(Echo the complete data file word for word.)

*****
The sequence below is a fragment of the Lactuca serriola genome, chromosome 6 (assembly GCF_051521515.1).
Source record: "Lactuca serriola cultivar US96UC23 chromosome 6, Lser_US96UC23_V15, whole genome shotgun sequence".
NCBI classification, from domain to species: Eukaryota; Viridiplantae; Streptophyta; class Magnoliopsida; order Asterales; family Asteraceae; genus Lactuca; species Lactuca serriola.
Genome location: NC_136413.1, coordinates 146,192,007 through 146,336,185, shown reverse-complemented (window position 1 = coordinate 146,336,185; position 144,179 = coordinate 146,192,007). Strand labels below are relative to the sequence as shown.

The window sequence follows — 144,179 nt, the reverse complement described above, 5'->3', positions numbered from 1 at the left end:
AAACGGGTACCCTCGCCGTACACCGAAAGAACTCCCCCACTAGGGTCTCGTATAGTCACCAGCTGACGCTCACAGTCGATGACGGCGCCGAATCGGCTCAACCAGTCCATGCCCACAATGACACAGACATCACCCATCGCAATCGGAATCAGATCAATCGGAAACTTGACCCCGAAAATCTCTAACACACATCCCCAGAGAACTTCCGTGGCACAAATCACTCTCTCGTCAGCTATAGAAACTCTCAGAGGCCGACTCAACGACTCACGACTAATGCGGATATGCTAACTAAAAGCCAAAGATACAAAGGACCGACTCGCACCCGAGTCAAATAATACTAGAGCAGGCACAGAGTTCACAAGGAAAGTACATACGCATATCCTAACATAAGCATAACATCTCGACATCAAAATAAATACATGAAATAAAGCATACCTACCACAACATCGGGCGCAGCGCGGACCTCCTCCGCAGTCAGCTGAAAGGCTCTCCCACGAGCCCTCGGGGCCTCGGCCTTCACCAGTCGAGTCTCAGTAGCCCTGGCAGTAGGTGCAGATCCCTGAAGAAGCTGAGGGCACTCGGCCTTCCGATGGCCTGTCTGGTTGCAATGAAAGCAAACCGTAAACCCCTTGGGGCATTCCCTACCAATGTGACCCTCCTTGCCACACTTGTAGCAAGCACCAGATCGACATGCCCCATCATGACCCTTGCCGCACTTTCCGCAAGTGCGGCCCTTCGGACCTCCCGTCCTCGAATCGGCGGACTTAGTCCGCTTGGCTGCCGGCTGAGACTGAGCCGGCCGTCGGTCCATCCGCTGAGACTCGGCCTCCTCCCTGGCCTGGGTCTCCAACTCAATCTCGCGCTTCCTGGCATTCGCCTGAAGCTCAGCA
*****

The sequence below is a fragment of the Lactuca serriola genome, chromosome 6 (assembly GCF_051521515.1).
Source record: "Lactuca serriola cultivar US96UC23 chromosome 6, Lser_US96UC23_V15, whole genome shotgun sequence".
NCBI classification, from domain to species: Eukaryota; Viridiplantae; Streptophyta; class Magnoliopsida; order Asterales; family Asteraceae; genus Lactuca; species Lactuca serriola.
Genome location: NC_136413.1, coordinates 146,192,007 through 146,336,185, shown reverse-complemented (window position 1 = coordinate 146,336,185; position 144,179 = coordinate 146,192,007). Strand labels below are relative to the sequence as shown.

The window sequence follows — 144,179 nt, the reverse complement described above, 5'->3', positions numbered from 1 at the left end:
AAACGGGTACCCTCGCCGTACACCGAAAGAACTCCCCCACTAGGGTCTCGTATAGTCACCAGCTGACGCTCACAGTCGATGACGGCGCCGAATCGGCTCAACCAGTCCATGCCCACAATGACACAGACATCACCCATCGCAATCGGAATCAGATCAATCGGAAACTTGACCCCGAAAATCTCTAACACACATCCCCAGAGAACTTCCGTGGCACAAATCACTCTCTCGTCAGCTATAGAAACTCTCAGAGGCCGACTCAACGACTCACGACTAATGCGGATATGCTAACTAAAAGCCAAAGATACAAAGGACCGACTCGCACCCGAGTCAAATAATACTAGAGCAGGCACAGAGTTCACAAGGAAAGTACATACGCATATCCTAACATAAGCATAACATCTCGACATCAAAATAAATACATGAAATAAAGCATACCTACCACAACATCGGGCGCAGCGCGGACCTCCTCCGCAGTCAGCTGAAAGGCTCTCCCACGAGCCCTCGGGGCCTCGGCCTTCACCAGTCGAGTCTCAGTAGCCCTGGCAGTAGGTGCAGATCCCTGAAGAAGCTGAGGGCACTCGGCCTTCCGATGGCCTGTCTGGTTGCAATGAAAGCAAACCGTAAACCCCTTGGGGCATTCCCTACCAATGTGACCCTCCTTGCCACACTTGTAGCAAGCACCAGATCGACATGCCCCATCATGACCCTTGCCGCACTTTCCGCAAGTGCGGCCCTTCGGACCTCCCGTCCTCGAATCGGCGGACTTAGTCCGCTTGGCTGCCGGCTGAGACTGAGCCGGCCGTCGGTCCATCCGCTGAGACTCGGCCTCCTCCCTGGCCTGGGTCTCCAACTCAATCTCGCGCTTCCTGGCATTCGCCTGAAGCTCAGCA